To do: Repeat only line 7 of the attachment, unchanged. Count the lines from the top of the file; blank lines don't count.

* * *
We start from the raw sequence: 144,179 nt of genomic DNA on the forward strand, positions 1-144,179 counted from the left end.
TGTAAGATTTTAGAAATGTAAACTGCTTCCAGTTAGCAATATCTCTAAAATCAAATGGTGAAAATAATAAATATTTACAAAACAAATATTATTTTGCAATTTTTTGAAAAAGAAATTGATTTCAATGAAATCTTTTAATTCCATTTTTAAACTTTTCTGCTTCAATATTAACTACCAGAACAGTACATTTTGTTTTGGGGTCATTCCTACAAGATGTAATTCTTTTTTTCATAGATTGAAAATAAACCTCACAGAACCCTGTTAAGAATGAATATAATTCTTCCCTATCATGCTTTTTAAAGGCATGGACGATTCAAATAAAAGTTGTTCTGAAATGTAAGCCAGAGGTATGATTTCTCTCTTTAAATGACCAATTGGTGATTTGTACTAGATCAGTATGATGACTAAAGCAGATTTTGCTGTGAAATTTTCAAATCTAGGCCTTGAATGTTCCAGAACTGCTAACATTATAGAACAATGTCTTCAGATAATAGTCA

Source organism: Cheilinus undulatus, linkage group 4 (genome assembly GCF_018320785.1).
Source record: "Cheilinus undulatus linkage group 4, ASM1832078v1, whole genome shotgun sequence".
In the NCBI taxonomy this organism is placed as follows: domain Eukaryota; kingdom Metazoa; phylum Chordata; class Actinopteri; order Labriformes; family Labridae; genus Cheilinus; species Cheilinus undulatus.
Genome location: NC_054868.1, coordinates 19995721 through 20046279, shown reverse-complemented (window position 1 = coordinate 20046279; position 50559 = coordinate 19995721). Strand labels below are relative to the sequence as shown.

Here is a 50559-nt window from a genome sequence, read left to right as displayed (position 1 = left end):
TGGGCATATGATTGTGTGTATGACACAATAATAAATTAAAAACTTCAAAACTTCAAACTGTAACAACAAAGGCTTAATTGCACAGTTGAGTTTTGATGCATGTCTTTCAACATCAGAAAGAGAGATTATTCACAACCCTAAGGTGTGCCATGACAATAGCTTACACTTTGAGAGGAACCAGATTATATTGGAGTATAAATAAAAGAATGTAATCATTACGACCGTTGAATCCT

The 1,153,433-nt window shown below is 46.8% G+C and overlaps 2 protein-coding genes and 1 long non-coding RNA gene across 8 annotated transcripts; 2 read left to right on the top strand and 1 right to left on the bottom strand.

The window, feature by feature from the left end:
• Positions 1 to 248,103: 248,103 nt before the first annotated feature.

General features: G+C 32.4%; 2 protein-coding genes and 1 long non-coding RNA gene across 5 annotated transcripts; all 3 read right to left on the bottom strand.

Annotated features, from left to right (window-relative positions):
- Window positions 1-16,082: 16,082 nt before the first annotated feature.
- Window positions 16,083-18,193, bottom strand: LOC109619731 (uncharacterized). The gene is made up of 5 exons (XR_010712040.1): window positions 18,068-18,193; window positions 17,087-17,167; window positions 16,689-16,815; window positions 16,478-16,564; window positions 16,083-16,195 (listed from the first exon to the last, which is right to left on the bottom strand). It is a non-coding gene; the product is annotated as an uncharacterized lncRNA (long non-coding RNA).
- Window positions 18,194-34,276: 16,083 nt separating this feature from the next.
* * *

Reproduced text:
Here is a 50559-nt window from a genome sequence, read left to right as displayed (position 1 = left end):